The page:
For today I think I'll just advertise that we have a Twitter feed set up at where I've been posting update headlines on Rakudo progress as they occur. The various Rakudo developers will continue to make the longer blog posts on use.perl,, and other locations; I figure this is just another easy (and fun) way to provide even more views and insight into how Rakudo is progressing.

Wednesday December 10, 2008
01:14 AM

"It's beginning to look a lot like Christmas..."

A lot has happened with Rakudo Perl over the past few days. The biggest news is that Rakudo is now supporting list assignment and list slices. (Hash slices will show up in a day or two.) Now that we have those features working, I can finally start to say that Rakudo Perl is starting to feel to me like, well, Perl.

So, while we're still a good distance from an true Perl 6 release (a.k.a. "Christmas"), today we at least seem to have a tree with some shiny ornaments on it and even a few presents under the tree. :-)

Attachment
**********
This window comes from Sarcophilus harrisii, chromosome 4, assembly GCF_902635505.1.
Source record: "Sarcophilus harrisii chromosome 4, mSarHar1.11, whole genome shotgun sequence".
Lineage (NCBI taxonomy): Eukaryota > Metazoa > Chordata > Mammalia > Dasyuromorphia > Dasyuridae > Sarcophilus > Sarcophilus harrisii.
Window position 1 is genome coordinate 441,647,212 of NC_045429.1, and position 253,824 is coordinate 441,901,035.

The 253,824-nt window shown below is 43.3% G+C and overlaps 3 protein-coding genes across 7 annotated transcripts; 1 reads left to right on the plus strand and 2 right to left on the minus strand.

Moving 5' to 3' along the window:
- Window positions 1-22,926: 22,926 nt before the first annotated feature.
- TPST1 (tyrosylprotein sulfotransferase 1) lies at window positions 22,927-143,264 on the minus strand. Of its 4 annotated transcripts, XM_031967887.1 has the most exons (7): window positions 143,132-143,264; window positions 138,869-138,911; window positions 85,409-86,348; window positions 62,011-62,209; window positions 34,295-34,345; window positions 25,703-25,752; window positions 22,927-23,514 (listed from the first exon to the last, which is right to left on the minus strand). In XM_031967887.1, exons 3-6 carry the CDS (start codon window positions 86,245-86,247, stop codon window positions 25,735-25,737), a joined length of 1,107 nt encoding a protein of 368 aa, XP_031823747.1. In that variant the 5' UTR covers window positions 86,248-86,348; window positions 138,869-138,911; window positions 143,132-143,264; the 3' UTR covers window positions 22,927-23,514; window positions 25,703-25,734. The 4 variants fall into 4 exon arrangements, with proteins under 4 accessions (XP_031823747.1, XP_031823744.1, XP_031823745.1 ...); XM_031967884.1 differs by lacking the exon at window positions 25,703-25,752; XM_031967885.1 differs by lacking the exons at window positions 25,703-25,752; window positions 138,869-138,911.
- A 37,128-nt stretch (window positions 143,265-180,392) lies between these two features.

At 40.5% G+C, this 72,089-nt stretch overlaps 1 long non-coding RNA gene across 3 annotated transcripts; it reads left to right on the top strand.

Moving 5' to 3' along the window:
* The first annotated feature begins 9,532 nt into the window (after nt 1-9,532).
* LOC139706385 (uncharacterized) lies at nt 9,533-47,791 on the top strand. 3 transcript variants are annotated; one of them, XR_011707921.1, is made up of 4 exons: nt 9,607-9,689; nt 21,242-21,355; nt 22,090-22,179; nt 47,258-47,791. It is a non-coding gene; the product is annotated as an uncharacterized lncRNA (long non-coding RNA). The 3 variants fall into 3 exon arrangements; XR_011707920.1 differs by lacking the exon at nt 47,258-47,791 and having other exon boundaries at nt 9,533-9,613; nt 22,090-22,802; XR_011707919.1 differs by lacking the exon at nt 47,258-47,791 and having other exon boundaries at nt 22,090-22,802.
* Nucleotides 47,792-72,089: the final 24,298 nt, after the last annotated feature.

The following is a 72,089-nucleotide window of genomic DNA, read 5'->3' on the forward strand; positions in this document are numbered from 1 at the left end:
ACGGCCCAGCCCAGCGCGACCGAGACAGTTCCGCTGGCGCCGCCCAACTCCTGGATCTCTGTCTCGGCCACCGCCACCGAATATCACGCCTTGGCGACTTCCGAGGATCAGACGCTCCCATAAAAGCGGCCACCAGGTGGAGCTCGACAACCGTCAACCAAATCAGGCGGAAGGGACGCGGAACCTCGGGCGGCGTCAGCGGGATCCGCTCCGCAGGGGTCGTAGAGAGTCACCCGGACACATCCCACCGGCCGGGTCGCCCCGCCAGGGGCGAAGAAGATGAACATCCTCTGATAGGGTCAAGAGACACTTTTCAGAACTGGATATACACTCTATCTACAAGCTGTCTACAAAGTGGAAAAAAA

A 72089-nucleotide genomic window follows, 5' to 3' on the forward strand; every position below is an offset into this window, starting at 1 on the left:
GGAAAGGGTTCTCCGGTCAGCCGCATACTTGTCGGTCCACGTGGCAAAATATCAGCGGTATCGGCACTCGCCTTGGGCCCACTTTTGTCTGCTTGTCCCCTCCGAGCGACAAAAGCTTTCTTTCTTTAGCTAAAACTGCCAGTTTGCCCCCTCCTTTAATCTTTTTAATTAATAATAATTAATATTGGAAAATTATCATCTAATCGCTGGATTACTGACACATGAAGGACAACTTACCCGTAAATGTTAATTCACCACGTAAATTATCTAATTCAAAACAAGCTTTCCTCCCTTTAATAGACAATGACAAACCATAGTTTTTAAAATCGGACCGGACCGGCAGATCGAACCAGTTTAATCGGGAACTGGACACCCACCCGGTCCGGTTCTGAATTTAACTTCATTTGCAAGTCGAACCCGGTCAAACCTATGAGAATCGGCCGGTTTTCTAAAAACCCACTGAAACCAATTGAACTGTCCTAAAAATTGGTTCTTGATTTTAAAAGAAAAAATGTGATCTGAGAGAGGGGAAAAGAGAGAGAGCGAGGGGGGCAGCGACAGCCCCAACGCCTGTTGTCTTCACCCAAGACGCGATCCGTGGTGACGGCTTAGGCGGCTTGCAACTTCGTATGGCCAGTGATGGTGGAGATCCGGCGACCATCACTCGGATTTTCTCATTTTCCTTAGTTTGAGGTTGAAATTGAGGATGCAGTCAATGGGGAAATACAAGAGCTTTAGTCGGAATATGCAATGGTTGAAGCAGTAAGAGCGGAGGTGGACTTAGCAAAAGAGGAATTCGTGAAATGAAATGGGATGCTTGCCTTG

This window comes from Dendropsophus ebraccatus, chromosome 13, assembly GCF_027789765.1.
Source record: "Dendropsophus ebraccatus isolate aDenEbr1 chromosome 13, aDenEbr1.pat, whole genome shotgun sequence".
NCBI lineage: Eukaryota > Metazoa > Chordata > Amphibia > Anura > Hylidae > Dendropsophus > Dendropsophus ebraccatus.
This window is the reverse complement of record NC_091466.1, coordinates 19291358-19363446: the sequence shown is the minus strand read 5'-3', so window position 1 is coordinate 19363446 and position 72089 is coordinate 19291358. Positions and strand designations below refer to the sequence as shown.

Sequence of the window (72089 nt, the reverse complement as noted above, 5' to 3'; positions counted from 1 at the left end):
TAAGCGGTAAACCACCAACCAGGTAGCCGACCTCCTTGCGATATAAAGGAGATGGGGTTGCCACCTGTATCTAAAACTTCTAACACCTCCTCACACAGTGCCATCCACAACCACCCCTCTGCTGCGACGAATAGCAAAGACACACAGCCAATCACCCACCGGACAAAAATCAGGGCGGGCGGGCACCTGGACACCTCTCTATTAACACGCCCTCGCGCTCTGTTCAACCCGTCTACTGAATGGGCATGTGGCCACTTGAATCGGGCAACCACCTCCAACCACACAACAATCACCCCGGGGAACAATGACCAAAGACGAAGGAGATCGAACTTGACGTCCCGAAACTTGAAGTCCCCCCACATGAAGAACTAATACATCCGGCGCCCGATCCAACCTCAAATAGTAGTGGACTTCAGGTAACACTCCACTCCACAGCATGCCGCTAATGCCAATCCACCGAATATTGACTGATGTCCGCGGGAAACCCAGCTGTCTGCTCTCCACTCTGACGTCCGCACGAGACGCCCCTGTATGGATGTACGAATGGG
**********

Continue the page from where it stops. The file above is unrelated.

Getting slices and assignment to work required a fair bit of refactoring of the base classes and operations, and I also did a lot of code cleanup which really needed to be done anyway. While cleaning up assignment code I also fixed up the assignment metaoperators (things like +=, *=, etc.) so that most of them are automatically generated instead of written by hand. Then for fun I went ahead and added some basic Perl 6 reduction operators.

I'm sure some are asking "What in the world are 'reduction operators'?" Well, they are another of the many shiny new presents Perl 6 is bringing us. A reduction operator is indicated by square brackets, and it turns an infix operator into a list operator. For example, while infix:<+> adds only two operands, the [+] operator will add together all of the elements of a list. Similarly, [*] means "multiply all of the elements of the list", and [<=] returns true if the elements of a list are numerically sorted.

    $sum = [+] @x;                      # sum all elements of @x
    $smallest = [min] $a, $b, $c, $d;   # minimum of $a, $b, $c or $d